Annette (43:11):

Wonderful, and full of wonder…

Anthony, do you have a suggestion for us?

Anthony (43:17):

Sure. It's a book that came out a couple of years ago, but I'm still thinking about it and thinking with it. It's Daegan Miller's This Radical Land: A Natural History of American Dissent. First of all, it's one of the most elegantly written academic books I've ever read. It's so well sculpted and crafted. It takes the reader sort from East to West, across the continent of the contiguous United States through history and explores different communities of people or individuals who settled with radical politics or progressive ideas of freedom and exuberance. It inspires me to go back to things that I've read or notes that I've taken and rethink the importance of landscape for communities, for people, the political ideas, how they organize themselves. And what's important to them. It's just an excellent book. And I think as many people should read it as possible and I've been giving it to a lot of people and I still am, even though it's a few years old. So Daegan Miller's This Radical Land.

Annette (44:28):

Thank you. This has been great. Thank you both very much indeed, Adin Lears and Anthony Lovenheim Irwin, for taking the time today and talking to us on the Humanities Pod.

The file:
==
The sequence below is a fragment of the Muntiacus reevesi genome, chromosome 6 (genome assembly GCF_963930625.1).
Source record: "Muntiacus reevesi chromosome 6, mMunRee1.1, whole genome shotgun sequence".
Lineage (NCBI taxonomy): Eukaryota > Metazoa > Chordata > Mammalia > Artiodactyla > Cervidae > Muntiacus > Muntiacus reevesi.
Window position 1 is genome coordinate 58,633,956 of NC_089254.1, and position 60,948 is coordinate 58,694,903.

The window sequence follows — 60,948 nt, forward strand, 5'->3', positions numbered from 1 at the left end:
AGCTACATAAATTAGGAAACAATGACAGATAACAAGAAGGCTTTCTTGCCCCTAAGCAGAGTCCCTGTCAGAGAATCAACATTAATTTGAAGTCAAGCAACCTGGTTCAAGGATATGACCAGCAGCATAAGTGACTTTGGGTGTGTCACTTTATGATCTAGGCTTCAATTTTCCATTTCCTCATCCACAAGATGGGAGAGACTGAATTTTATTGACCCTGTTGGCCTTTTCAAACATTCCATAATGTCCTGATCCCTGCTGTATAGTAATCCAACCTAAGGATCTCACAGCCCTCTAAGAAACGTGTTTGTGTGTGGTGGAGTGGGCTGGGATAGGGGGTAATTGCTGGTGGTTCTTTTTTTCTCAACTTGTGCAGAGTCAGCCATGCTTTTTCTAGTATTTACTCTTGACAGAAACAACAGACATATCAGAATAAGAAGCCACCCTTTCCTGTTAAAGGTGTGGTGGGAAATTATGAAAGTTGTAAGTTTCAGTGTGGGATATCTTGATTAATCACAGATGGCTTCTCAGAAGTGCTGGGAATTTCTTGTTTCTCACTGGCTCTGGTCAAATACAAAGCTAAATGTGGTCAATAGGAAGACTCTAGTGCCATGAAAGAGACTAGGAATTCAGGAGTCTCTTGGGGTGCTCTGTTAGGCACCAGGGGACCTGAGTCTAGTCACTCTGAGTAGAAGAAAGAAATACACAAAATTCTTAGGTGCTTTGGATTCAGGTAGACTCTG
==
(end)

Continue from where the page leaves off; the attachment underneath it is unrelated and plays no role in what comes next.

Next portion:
Adin (44:41):

Thank you.

Anthony (44:42):

Thank you, Annette.

Annette (44:43):

We've been talking today with Anthony Lovenheim Irwin, scholar of Asian religions, and Adin Lears, assistant professor of English at Virginia Commonwealth University, both fellows this year at the Society for the Humanities. The Humanities Pod is a production of the Society for the Humanities, introducing you to some of the new work, the current conversations, and the latest ideas of humanists at and around Cornell. The Pod is produced by Tyler Lurie-Spicer. Our music is from The Continuing Story of Counterpoint by David Borden, performed and recorded by Mother Mallard’s Portable Masterpiece Company. Our thanks go to the College of Arts and Sciences, and the Cayuga Nation, on whose traditional lands Cornell is situated.

Stained glass depiction of Langland in a dream next to a painting of King Ekkathat of Thailand meditating